JEFFERSON CITY - Missouri Democratic leaders said they are not seeking early resignations from a few Senate Democrats in an effort to retain control of Missouri's senate in the early months of 2001.
Though it seems strange, early Democratic resignations might be necessary to assure Democratic control in the upper chamber in January and Feburary.
It's that issue that's dominated discussions in the hallways of the Capitol.
The buzz surrounds multiple scenarios, any one of which could evolve depending on who wins crucial elections this November. With the partisan make-up currently 18-16 Democratic and four senators seeking higher office, a small number of empty seats could likely lead to more severe stagnation than the 2000 session, a term when fewer bills passed than any session in memory.
One likely scenario has the GOP claiming tenuous control of the upper chamber for the first time in decades.
Three Democratic senators--each in the middle of their terms--are seeking higher office. If elected, they will have to resign their Senate seats, leaving the Senate 16-15 in favor of the GOP.
When the Senate convenes in early January, the Republicans could then elect a president pro tem and floor leaders--crucial offices that control the chamber's agenda--but they would lack the necessary 18 votes needed to pass legislation.
The governor would call special elections to fill the empty seats, but by law they couldn't be held until at least 10 weeks after the member resigns.
If the Democrats retake the empty seats, they would reclaim the majority. But the pro tem, the Senate's most powerful position, would still be a Republican unless Democrats could find a parliamentary way to undo the leadership election. Can you spell gridlock?
The timing of the resignation could be key.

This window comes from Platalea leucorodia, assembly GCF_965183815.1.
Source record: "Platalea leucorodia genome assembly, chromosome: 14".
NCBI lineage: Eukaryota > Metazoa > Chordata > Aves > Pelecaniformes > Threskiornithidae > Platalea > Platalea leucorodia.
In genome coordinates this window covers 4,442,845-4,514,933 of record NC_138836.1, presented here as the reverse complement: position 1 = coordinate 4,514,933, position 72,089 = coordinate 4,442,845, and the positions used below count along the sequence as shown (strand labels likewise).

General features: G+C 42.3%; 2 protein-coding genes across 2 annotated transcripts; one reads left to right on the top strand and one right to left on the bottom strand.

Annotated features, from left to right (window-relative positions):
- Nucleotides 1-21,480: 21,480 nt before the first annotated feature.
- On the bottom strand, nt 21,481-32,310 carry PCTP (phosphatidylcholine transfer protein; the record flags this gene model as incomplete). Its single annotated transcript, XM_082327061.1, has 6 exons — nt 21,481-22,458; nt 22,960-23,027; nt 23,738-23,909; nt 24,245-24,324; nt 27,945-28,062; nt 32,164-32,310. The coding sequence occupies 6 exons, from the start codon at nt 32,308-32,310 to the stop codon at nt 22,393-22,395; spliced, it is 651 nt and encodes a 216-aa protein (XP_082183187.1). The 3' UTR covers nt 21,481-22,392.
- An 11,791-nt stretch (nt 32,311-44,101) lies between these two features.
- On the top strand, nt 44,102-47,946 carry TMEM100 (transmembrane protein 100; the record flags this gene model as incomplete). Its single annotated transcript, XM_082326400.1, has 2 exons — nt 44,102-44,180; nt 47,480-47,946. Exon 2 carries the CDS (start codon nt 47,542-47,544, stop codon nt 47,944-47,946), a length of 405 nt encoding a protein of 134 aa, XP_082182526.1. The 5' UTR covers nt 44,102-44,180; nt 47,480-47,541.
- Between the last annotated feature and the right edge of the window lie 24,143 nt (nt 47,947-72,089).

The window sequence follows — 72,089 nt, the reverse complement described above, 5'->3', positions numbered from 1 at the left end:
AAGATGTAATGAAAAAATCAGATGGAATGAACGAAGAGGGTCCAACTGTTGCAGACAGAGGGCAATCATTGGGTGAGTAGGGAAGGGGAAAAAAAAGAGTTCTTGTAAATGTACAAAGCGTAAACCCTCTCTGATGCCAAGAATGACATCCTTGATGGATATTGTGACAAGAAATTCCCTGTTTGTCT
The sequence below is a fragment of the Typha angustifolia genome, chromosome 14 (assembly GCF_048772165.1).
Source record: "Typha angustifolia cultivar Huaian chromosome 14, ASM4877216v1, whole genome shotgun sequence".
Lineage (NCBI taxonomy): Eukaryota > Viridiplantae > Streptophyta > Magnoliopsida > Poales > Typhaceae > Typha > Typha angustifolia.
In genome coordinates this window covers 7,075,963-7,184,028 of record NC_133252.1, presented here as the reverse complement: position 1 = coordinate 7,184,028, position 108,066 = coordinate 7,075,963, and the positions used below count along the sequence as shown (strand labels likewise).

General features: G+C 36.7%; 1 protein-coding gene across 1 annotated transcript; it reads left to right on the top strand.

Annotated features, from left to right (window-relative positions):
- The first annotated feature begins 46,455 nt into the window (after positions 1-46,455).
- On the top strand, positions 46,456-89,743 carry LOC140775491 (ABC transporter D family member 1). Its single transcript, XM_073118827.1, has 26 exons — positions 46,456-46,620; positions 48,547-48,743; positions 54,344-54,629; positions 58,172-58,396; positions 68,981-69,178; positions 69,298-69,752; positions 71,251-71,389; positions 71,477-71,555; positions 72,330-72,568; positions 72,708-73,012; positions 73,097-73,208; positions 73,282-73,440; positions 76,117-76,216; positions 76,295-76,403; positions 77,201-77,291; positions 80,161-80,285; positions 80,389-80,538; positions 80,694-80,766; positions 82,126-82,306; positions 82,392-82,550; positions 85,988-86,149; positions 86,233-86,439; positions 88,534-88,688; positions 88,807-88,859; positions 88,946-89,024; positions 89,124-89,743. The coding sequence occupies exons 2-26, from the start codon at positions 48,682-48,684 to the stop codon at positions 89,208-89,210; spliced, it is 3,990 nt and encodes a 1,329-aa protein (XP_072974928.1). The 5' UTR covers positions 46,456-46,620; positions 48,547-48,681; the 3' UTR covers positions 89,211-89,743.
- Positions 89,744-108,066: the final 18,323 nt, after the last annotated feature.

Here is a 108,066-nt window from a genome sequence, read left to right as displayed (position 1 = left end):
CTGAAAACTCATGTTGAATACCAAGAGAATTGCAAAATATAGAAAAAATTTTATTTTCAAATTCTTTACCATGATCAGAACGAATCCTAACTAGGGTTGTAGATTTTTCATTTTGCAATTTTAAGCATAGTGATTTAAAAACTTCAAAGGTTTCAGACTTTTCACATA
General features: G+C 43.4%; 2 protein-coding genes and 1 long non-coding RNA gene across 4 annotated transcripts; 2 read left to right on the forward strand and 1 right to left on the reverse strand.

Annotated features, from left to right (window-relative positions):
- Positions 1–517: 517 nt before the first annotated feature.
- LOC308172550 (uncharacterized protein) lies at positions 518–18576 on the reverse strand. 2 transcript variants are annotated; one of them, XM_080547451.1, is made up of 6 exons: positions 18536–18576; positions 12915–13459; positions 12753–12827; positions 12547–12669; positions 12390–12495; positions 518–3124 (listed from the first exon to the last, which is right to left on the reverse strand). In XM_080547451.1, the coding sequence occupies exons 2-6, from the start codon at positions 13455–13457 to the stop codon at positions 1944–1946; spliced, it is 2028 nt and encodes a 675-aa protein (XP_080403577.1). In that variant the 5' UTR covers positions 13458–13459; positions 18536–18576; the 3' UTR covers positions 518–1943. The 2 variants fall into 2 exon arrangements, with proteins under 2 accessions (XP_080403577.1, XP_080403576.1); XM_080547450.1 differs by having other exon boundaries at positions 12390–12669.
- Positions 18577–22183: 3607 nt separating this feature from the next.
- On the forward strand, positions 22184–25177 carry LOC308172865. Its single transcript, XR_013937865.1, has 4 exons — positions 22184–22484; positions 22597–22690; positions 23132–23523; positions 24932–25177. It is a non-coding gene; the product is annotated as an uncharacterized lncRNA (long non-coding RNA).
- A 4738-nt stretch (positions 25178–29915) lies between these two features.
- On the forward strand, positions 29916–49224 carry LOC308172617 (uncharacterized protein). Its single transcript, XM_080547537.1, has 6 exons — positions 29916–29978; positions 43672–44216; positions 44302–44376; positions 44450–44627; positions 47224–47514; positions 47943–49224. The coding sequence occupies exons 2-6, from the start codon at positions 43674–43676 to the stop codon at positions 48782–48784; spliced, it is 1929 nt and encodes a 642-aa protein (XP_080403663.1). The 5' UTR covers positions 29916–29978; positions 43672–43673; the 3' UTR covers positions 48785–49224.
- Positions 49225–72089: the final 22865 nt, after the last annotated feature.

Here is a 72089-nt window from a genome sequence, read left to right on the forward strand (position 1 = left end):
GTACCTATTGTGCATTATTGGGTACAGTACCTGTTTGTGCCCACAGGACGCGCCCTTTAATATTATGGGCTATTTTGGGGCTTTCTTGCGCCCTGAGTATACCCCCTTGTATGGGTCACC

One of the three Democrats in question is Sen. Bill Clay, D-St. Louis. Having won the primary, Clay is a virtual shoe-in for Congress in a Democrat-dominated district. If he was to resign now, a replacement could be on the ballot in November.
But Clay said he'll wait at least until after the election to decide when to retire.
"No one sets the timetable but the voters," he said.
The Missouri Democratic Party said they are focusing on the races, but have thought about the possibilities.
The Executive Director, Roy Temple, said the party would explore the timing of resignations after the elections, but no talks have taken place yet.
"We want to make sure we don't needlessly jeopardize the majority," Temple said. "We'll make sure as we get closer and see the potential outcomes that we explore our options."
Sen. Joe Maxwell, D-Mexico, is running for lieutenant governor. He said if he wins he will resign the "next day" after the election. A November resignation would permit, at the earliest, a mid-January special election in his district.
The other Democrat, Sen. Ted House, of St. Charles, said he hasn't really thought about when he would resign, but he has considered the scenarios.
"I have thought about the various possibilities, but it's really speculative at this point," House said.
Other possibilities loom. Sen. Sam Graves, R-Tarkio, is also running for Congress. He faces a tough race against the son of retiring U.S. Rep. Pat Danner, D-Mo., but if he wins he too would have to resign. His exit, if the three Senate Democrats win their elections, would lock the Senate at 15-15, giving the lieutenant governor, Maxwell, the deciding vote for pro tem.
Interestingly, a Maxwell loss to his GOP counterpart Wendell Bailey, could help his party retain a majority vote in the Senate.
The permutations are enormous, said Sen. Ed Quick, D-Liberty, the current pro tem.
"We'll deal with it when the time comes," he said. "There's no point in speculating."